- Baldwin and a businessman sued, alleging Costner had fooled them into selling stock
- Baldwin's attorney, James Cobb, said he was disappointed with the decision
- "They were really smart," Costner said of jurors, " ... they saw the truth of the story"
- The oil separation technology was developed in the 1990s by a company created by Costner
A federal jury has rejected a lawsuit by actor Stephen Baldwin and a New Orleans businessman that claimed actor Kevin Costner and others tricked them out of millions of dollars in a dispute stemming from the 2010 Gulf oil spill, an attorney for Baldwin said Friday.
Baldwin and Spyridon Contogouris had said the fellow actor fooled them into selling their stock in a company that made oil spill cleanup machines the same week that BP placed a $52 million order for the technology.
The decision against Baldwin was made Thursday evening.
"The jury was doing their best to understand everything in a ... seemingly complicated issue," Costner told CNN affiliate WWL.
"They were really smart," he said; it was "my good luck that they saw the truth of the story."
Baldwin's attorney, James Cobb, said he was disappointed with the decision.
"We believe we put on a case sufficient for the jury to find in our favor," he told the station. "The jury found the other way."
"Stephen was confident and hopeful of a verdict, but he was disappointed," Cobb added. "But he is accepting of it."
The oil separation technology was developed in the 1990s by a company created by Costner, but Baldwin became involved while in New Orleans to produce a documentary about the Deepwater Horizon spill in the Gulf of Mexico in May 2010.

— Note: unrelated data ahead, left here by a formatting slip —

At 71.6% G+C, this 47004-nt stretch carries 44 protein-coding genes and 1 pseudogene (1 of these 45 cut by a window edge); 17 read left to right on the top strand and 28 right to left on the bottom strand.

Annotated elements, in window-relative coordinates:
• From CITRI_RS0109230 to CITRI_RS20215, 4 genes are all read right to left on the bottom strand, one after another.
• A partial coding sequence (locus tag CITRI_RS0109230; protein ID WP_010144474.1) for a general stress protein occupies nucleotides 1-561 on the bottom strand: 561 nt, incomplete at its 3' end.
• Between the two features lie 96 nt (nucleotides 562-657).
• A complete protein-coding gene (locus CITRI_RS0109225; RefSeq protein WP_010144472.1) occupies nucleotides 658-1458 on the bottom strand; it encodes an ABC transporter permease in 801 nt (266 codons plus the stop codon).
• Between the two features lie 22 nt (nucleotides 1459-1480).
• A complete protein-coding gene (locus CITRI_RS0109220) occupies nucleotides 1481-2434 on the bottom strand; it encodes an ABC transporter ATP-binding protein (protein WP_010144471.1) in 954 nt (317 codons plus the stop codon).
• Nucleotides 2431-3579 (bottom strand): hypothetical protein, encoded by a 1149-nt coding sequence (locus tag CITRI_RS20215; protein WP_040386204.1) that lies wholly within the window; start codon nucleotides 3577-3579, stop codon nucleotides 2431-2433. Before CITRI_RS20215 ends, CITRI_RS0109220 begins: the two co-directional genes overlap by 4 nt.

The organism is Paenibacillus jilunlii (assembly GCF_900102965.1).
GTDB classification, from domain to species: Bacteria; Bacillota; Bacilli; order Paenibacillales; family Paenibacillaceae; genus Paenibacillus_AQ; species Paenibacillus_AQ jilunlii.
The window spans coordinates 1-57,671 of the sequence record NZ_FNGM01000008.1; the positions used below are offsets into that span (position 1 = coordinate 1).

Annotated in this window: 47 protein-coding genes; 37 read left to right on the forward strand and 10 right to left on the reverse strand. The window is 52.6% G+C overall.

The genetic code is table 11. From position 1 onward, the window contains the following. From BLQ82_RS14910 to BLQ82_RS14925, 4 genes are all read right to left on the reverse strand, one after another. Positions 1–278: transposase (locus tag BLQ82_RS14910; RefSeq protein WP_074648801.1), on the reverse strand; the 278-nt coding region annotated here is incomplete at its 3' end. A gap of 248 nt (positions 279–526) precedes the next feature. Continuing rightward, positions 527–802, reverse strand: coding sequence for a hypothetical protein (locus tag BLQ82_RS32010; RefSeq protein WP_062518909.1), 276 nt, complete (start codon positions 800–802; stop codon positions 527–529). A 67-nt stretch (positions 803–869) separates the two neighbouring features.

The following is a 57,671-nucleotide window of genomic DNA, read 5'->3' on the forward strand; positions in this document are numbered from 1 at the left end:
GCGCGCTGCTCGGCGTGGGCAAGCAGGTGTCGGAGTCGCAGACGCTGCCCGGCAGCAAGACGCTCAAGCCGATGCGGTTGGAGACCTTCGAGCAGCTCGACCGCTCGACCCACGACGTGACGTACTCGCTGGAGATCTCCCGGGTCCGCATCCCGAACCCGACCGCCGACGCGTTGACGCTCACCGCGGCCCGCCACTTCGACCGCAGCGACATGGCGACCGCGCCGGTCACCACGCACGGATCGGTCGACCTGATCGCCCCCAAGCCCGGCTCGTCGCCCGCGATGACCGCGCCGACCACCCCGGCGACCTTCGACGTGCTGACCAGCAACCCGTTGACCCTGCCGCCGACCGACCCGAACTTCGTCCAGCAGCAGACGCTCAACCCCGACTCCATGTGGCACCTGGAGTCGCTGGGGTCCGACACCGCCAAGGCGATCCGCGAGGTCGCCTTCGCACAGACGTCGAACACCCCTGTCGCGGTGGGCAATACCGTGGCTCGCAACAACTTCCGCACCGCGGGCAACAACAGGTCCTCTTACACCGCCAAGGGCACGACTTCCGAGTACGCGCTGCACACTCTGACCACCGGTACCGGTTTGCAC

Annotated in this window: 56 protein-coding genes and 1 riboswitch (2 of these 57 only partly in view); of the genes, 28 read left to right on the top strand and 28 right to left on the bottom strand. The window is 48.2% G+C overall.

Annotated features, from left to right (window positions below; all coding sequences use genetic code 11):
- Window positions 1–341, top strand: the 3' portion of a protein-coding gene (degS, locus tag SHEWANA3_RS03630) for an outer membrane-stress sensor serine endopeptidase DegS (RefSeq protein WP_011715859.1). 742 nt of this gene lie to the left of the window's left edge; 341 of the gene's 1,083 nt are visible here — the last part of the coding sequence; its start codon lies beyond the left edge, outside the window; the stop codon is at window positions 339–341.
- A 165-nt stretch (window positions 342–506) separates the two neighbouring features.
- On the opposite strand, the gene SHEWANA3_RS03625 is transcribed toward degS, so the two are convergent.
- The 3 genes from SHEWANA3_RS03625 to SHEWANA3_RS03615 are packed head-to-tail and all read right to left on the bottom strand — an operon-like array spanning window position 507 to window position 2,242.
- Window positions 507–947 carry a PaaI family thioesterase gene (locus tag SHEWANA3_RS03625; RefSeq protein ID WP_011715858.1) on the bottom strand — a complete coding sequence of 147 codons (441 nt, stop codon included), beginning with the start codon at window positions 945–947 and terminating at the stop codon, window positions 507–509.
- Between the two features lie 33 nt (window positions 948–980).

Baldwin and Contogouris decided to sell their stock soon after getting it because of differences with other shareholders, according to the lawsuit. They signed an agreement to sell their shares to Patrick Smith, who then transferred them to a company partly owned by Costner, on June 11, 2010.
BP announced on June 15, 2010, it would lease 32 machines from the company.
If Smith and Costner had told them BP was placing a huge order, they would not have sold, the suit said.
The 10% of the company that Baldwin sold for $500,000 should have been worth $3.8 million, while the 28% stake sold by Contogouris for $1.4 million was worth $10.6 million, the suit said.
Lawyers for Costner and Smith say Baldwin and Contogouris sold their stock "with eyes wide open, to get out of a soured business relationship and to invest in other ventures."
They knew that BP might place the order, a defense filing said. It was widely reported in the news and Costner testified about it to Congress two days before the stock sale.